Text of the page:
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 The Probate Process—An OverviewGeared towards the advanced beginner or intermediate researcher, it covered an overview of the process and looked at selected documents from two probate settlements with a discussion of the pitfalls to watch out for along the way. Probate records are an excellent genealogical source--regardless of the time period in which you are researching and may contain clues about your ancestor, where he lived, his occupation, etc. Download the recording and handout for the sale price of $5 (save $3.50).
 Add to Cart
 United States Naturalization Records pre-1920 - This presentation is an overview of naturalization records in the United States prior to 1920, focusing on locating and understanding the records. Women's citizenship and derivative citizenship are also included. Download the recording and handout for the sale price of $5 (save $3.50).
 Add to Cart
 Local Land Records in Public Domain States--This lecture discusses obtaining, using, and interpreting local land records in areas of the United States from Ohio westward where land was originally in the public domain. This lecture is geared towards those who have some experience with land records--advanced beginning and intermediate researchers. Download the recording and handout for the sale price of $5 (save $3.50).
 Add to Cart
 Newspaper Research -Aimed at advanced beginners and intermediate level researchers, this webinar discusses research techniques for searching newspapers in digital, microfilm, and original formats. Pitfalls of using digital newspapers are discussed, along with manual search techniques and what types of materials to look for besides obituaries and death notices.  This presentation is not merely a list of online sites or an attempt to get subscribers to any specific database. Download the recording and handout for the sale price of $5 (save $3.50).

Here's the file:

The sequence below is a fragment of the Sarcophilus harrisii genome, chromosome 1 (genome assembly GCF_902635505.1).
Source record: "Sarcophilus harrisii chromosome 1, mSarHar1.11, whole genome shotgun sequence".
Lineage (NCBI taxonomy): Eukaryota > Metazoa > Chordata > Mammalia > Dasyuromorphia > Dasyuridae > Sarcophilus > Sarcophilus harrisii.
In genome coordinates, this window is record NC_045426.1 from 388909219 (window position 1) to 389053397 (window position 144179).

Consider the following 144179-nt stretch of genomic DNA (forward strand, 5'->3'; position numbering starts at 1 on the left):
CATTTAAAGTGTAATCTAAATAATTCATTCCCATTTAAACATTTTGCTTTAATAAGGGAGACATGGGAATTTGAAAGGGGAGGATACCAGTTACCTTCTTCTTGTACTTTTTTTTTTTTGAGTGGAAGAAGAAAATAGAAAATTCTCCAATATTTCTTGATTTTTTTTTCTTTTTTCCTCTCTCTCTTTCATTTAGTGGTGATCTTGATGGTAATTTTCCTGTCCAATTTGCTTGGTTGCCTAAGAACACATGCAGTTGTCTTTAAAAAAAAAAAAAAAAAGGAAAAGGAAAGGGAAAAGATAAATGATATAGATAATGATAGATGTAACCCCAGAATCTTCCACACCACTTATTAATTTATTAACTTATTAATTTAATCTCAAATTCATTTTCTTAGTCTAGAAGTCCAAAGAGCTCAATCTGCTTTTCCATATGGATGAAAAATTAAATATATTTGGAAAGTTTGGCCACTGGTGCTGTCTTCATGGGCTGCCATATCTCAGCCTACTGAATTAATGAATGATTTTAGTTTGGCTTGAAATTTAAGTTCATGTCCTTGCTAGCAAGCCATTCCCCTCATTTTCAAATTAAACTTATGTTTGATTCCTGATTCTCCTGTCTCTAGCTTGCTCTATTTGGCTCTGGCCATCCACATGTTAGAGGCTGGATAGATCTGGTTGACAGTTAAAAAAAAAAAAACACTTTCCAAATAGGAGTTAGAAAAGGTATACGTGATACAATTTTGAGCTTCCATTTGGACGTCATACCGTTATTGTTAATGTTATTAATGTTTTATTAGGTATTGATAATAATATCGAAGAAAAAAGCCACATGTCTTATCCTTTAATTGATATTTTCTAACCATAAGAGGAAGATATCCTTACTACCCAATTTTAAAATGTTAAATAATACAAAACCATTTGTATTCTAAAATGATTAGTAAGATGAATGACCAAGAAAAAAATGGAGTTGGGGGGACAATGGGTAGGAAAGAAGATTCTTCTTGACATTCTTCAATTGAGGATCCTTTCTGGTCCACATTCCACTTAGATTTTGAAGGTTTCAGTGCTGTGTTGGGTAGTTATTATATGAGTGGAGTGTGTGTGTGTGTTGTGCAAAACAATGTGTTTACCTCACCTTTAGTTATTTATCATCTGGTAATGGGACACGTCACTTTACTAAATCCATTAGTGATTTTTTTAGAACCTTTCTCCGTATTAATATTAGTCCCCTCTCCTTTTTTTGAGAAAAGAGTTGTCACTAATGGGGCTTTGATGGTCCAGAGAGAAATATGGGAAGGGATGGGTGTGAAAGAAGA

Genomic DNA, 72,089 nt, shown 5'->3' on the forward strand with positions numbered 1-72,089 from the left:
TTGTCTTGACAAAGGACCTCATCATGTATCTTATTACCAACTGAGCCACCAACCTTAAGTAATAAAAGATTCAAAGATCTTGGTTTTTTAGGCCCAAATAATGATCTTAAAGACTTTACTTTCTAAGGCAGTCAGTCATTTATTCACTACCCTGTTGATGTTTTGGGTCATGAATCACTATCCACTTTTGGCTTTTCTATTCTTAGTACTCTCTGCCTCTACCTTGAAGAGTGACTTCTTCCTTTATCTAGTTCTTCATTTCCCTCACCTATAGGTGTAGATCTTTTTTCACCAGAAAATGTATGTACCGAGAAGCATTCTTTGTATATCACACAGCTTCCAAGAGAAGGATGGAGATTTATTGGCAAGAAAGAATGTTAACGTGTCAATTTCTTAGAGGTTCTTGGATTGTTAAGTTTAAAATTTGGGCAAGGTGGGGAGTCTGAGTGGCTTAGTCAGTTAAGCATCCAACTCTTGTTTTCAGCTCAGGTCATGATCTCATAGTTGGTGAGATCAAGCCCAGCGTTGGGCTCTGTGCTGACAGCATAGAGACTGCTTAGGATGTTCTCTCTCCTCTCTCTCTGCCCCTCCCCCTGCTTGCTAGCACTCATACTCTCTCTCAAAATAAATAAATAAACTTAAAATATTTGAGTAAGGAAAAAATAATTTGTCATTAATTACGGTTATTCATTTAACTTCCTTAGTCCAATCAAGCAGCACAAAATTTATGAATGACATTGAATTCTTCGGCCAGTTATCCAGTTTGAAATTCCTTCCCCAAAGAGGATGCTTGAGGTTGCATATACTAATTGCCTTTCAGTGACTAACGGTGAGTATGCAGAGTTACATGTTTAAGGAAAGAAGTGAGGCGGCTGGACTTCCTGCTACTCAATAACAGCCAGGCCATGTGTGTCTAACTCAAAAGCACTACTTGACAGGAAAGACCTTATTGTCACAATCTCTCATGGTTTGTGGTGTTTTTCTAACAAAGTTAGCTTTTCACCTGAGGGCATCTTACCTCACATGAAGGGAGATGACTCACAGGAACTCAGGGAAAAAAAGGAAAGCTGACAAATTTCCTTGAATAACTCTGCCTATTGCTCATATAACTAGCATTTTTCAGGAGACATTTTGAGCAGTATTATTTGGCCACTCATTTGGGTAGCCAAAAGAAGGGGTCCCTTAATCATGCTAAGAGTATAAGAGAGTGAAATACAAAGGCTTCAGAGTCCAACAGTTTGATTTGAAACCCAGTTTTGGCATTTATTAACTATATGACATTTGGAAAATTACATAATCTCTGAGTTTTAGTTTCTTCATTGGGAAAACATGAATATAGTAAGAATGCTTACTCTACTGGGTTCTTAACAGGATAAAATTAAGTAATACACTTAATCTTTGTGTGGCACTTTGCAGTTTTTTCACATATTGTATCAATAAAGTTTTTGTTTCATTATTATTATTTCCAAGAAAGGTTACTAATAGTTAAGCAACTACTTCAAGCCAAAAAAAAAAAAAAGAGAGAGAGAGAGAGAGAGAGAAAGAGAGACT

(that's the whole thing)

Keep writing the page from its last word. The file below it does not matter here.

Add to Cart







What Was the Last Bit of History You Learned?

Can you remember the last historical fact you learned? If you can't, maybe it's been too long since you learned something about the history of where your ancestors lived.

Not knowing history really hinders your genealogical efforts.

07 June 2012

June 2012 Genealogy Webinars

We are offering the following genealogy webinars in June 2012:

  • Crossing the Pond--Part 2
  • Making Corrections to Your Ancestry.com Tree
  • American Revolutionary War Materials on Fold3.com
If you signed up for one originally and missed it, you'll get it at no additional charge. If you haven't already registered, do so at http://www.casefileclues.com/webinars_neill..htm

Omission Does Not Mean They Did Not Exist

Leaving someone out of a will does not mean that they were not a child of the testator. It could be that the child had previously been given their inheritance, perhaps upon marriage or reaching adulthood.

06 June 2012

The Writer Makes Those Decisions

That obituary for your great-uncle might have been written and paid for by his third wife. Consequently, she may choose not to mention his first wife or his son that she could not stand.